Edwards, C.A. and P.J. Bohlen. 1996. The biology and ecology of earthworms (3rd Edition). Chapman & Hall, London, 426pp.
Hideous back-drops aside, it seems that this hanging tomato plant has done just fine.
As promised, today I want to chat a bit about my hanging (vermi) tomato gardens. Let’s start with a recap – back in July, when I was still trying to find “homes” for the last of my 30 + Tomatoberry plants, I decided it would be fun to try out some hanging vermi-tomato gardens. The first system I set up was a regular hanging tomato planter, while the other was a kooky system created with an old Camo Worm Inn (see “Worm Inn Tomato Garden?“). In both cases (especially the Worm Inn system) the plants had been sitting in small pots for too long, and were starting to show signs of stress – so, I wasn’t really sure what to expect.
Both plants seemed to bounce back quite nicely from initial declines (you try hanging by your feet for awhile and see how you like it! haha), and looked as though they might do well over the long haul. Since then, the Worm Inn plant has definitely emerged as the “winner” of the two, however, still looking good and continuing to grow.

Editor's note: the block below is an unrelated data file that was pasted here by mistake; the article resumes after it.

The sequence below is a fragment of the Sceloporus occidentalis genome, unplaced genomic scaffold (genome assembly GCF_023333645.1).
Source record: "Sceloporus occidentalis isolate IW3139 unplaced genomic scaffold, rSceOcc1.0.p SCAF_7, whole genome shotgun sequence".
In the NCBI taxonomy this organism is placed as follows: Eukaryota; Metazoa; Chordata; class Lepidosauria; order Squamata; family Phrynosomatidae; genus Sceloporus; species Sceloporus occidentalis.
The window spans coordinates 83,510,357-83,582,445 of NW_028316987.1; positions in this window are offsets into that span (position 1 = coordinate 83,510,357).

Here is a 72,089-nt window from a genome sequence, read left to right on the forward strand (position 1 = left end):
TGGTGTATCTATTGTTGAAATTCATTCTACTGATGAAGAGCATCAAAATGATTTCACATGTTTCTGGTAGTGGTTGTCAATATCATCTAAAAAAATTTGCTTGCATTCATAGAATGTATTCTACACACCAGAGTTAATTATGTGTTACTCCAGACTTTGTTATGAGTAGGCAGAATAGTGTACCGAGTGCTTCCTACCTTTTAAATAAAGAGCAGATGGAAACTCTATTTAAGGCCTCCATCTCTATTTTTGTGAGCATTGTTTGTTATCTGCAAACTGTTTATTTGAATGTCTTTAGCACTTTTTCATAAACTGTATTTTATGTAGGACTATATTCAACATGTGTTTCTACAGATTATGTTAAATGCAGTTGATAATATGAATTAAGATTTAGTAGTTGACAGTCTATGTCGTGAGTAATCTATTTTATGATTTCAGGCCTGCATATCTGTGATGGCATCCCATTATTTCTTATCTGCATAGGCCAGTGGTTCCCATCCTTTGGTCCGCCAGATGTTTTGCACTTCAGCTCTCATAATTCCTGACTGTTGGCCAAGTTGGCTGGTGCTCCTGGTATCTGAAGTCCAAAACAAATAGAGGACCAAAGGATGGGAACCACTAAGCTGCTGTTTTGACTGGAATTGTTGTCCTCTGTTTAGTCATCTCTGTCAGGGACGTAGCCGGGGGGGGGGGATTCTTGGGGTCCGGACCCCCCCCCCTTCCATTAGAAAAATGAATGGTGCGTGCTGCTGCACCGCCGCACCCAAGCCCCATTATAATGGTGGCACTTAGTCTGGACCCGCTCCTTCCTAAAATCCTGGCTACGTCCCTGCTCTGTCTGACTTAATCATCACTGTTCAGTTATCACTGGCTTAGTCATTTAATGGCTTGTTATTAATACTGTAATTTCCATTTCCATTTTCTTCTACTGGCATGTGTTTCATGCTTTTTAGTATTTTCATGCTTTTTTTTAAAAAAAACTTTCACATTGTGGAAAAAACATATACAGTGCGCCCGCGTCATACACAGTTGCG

Looks like we may yet get a decent crop from the Worm Inn garden
The plant in the smaller system basically reached a certain size (fairly small) and started gradually going downhill from there. It has produced some ripe fruit already, but all in all, the performance of this plant has probably been worse than even the mostly sickly of the bucket plants.
This hanging tomato planter hasn’t done so well!
Again (as with the bucket systems), I can’t say that this is TOO surprising. There is really no comparison between the Worm Inn and the small plastic planter as far as promoting good root health goes! The Worm Inn holds much more material, and is also a lot more “breathable” than the other container.
There seems to be at least some sort of worm population in both of these systems (worms actually seem to be doing very well in the Worm Inn), so I’ll be keen to take a closer look once the plants are finished (should be very soon for the plastic system).
Next year I will definitely set up both of these hanging planters again, but I will more than likely try a different variety of tomatoes, and will set up the normal planter the way it was intended. I will also make sure to start with smaller, healthier plants!
I’ll definitely provide at least one more update (perhaps a final wrap-up) for the Worm Inn garden – likely sometime next month.
I can’t see a difference. Can you see a difference?
I have a sneaking suspicion that I will be finishing things up with my bucket tomatoes sometime over the next couple weeks, so I think it might not be a bad idea to write some posts about about them, and just generally about my tomato growing this season (should have a hanging tomato update for tomorrow).